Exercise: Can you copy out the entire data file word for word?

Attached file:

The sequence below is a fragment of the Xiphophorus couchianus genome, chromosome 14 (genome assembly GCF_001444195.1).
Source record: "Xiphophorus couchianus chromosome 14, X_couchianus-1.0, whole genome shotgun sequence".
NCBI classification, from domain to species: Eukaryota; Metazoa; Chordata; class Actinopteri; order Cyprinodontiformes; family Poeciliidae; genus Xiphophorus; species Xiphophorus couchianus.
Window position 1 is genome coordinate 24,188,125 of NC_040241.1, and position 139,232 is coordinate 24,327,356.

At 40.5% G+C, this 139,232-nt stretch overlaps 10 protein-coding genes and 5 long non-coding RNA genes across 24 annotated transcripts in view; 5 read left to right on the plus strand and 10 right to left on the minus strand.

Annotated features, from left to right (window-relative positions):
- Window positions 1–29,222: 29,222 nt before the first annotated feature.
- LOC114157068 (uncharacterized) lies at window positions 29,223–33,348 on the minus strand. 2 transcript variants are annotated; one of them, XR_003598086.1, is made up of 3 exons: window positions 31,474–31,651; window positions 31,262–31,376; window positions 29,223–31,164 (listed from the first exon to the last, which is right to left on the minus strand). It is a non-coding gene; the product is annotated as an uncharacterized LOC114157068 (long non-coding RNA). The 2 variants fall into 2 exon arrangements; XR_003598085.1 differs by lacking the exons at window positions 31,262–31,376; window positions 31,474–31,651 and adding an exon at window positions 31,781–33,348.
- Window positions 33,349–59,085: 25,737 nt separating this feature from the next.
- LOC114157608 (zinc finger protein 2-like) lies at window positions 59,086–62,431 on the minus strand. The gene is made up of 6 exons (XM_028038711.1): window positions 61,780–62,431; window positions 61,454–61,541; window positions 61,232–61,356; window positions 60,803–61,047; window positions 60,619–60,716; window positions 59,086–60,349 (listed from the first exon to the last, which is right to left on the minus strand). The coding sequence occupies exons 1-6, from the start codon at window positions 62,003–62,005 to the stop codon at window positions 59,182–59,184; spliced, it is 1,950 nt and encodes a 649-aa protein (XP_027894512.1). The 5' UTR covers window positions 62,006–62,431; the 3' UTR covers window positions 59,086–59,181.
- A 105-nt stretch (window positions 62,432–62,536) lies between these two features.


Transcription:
The sequence below is a fragment of the Xiphophorus couchianus genome, chromosome 14 (genome assembly GCF_001444195.1).
Source record: "Xiphophorus couchianus chromosome 14, X_couchianus-1.0, whole genome shotgun sequence".
NCBI classification, from domain to species: Eukaryota; Metazoa; Chordata; class Actinopteri; order Cyprinodontiformes; family Poeciliidae; genus Xiphophorus; species Xiphophorus couchianus.
Window position 1 is genome coordinate 24,188,125 of NC_040241.1, and position 139,232 is coordinate 24,327,356.

At 40.5% G+C, this 139,232-nt stretch overlaps 10 protein-coding genes and 5 long non-coding RNA genes across 24 annotated transcripts in view; 5 read left to right on the plus strand and 10 right to left on the minus strand.

Annotated features, from left to right (window-relative positions):
- Window positions 1–29,222: 29,222 nt before the first annotated feature.
- LOC114157068 (uncharacterized) lies at window positions 29,223–33,348 on the minus strand. 2 transcript variants are annotated; one of them, XR_003598086.1, is made up of 3 exons: window positions 31,474–31,651; window positions 31,262–31,376; window positions 29,223–31,164 (listed from the first exon to the last, which is right to left on the minus strand). It is a non-coding gene; the product is annotated as an uncharacterized LOC114157068 (long non-coding RNA). The 2 variants fall into 2 exon arrangements; XR_003598085.1 differs by lacking the exons at window positions 31,262–31,376; window positions 31,474–31,651 and adding an exon at window positions 31,781–33,348.
- Window positions 33,349–59,085: 25,737 nt separating this feature from the next.
- LOC114157608 (zinc finger protein 2-like) lies at window positions 59,086–62,431 on the minus strand. The gene is made up of 6 exons (XM_028038711.1): window positions 61,780–62,431; window positions 61,454–61,541; window positions 61,232–61,356; window positions 60,803–61,047; window positions 60,619–60,716; window positions 59,086–60,349 (listed from the first exon to the last, which is right to left on the minus strand). The coding sequence occupies exons 1-6, from the start codon at window positions 62,003–62,005 to the stop codon at window positions 59,182–59,184; spliced, it is 1,950 nt and encodes a 649-aa protein (XP_027894512.1). The 5' UTR covers window positions 62,006–62,431; the 3' UTR covers window positions 59,086–59,181.
- A 105-nt stretch (window positions 62,432–62,536) lies between these two features.